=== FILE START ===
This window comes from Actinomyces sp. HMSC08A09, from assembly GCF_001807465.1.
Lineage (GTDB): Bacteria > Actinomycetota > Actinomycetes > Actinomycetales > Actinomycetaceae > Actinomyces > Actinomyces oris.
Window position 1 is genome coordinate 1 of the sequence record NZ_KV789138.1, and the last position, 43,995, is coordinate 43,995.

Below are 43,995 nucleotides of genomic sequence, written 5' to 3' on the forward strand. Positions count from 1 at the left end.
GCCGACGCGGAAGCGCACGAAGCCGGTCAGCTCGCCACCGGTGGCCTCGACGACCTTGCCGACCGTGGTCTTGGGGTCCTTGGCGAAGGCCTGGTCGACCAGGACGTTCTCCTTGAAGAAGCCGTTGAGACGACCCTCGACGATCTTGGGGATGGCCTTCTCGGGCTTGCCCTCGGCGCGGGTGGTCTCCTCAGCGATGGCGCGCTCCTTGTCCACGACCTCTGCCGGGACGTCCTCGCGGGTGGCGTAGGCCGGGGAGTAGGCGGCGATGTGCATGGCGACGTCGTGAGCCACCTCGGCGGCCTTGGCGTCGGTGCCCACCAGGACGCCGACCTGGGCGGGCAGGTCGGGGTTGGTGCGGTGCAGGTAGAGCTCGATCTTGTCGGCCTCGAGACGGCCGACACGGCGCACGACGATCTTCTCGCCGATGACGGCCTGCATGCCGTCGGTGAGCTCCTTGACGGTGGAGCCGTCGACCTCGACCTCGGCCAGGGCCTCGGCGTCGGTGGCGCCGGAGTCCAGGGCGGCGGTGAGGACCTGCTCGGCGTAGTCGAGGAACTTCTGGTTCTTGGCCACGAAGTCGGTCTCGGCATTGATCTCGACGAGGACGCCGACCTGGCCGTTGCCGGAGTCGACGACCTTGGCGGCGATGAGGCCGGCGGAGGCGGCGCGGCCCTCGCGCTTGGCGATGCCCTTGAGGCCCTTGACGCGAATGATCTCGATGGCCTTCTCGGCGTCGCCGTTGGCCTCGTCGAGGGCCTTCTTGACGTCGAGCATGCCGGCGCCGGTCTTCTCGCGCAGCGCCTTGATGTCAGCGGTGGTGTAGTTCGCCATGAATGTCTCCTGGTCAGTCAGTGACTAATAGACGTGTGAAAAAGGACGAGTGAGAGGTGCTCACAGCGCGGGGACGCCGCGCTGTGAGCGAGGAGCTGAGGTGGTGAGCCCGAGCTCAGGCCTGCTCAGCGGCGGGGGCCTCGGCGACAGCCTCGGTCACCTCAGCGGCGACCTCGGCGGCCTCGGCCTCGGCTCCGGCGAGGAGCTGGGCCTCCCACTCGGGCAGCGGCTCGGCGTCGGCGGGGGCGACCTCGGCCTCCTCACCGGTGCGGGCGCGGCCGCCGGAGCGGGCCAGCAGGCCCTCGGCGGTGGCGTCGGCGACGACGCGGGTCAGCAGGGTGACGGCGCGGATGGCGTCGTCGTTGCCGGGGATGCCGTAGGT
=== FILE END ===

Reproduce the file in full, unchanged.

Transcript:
This window comes from Actinomyces sp. HMSC08A09, from assembly GCF_001807465.1.
Lineage (GTDB): Bacteria > Actinomycetota > Actinomycetes > Actinomycetales > Actinomycetaceae > Actinomyces > Actinomyces oris.
Window position 1 is genome coordinate 1 of the sequence record NZ_KV789138.1, and the last position, 43,995, is coordinate 43,995.

Below are 43,995 nucleotides of genomic sequence, written 5' to 3' on the forward strand. Positions count from 1 at the left end.
GCCGACGCGGAAGCGCACGAAGCCGGTCAGCTCGCCACCGGTGGCCTCGACGACCTTGCCGACCGTGGTCTTGGGGTCCTTGGCGAAGGCCTGGTCGACCAGGACGTTCTCCTTGAAGAAGCCGTTGAGACGACCCTCGACGATCTTGGGGATGGCCTTCTCGGGCTTGCCCTCGGCGCGGGTGGTCTCCTCAGCGATGGCGCGCTCCTTGTCCACGACCTCTGCCGGGACGTCCTCGCGGGTGGCGTAGGCCGGGGAGTAGGCGGCGATGTGCATGGCGACGTCGTGAGCCACCTCGGCGGCCTTGGCGTCGGTGCCCACCAGGACGCCGACCTGGGCGGGCAGGTCGGGGTTGGTGCGGTGCAGGTAGAGCTCGATCTTGTCGGCCTCGAGACGGCCGACACGGCGCACGACGATCTTCTCGCCGATGACGGCCTGCATGCCGTCGGTGAGCTCCTTGACGGTGGAGCCGTCGACCTCGACCTCGGCCAGGGCCTCGGCGTCGGTGGCGCCGGAGTCCAGGGCGGCGGTGAGGACCTGCTCGGCGTAGTCGAGGAACTTCTGGTTCTTGGCCACGAAGTCGGTCTCGGCATTGATCTCGACGAGGACGCCGACCTGGCCGTTGCCGGAGTCGACGACCTTGGCGGCGATGAGGCCGGCGGAGGCGGCGCGGCCCTCGCGCTTGGCGATGCCCTTGAGGCCCTTGACGCGAATGATCTCGATGGCCTTCTCGGCGTCGCCGTTGGCCTCGTCGAGGGCCTTCTTGACGTCGAGCATGCCGGCGCCGGTCTTCTCGCGCAGCGCCTTGATGTCAGCGGTGGTGTAGTTCGCCATGAATGTCTCCTGGTCAGTCAGTGACTAATAGACGTGTGAAAAAGGACGAGTGAGAGGTGCTCACAGCGCGGGGACGCCGCGCTGTGAGCGAGGAGCTGAGGTGGTGAGCCCGAGCTCAGGCCTGCTCAGCGGCGGGGGCCTCGGCGACAGCCTCGGTCACCTCAGCGGCGACCTCGGCGGCCTCGGCCTCGGCTCCGGCGAGGAGCTGGGCCTCCCACTCGGGCAGCGGCTCGGCGTCGGCGGGGGCGACCTCGGCCTCCTCACCGGTGCGGGCGCGGCCGCCGGAGCGGGCCAGCAGGCCCTCGGCGGTGGCGTCGGCGACGACGCGGGTCAGCAGGGTGACGGCGCGGATGGCGTCGTCGTTGCCGGGGATGCCGTAGGT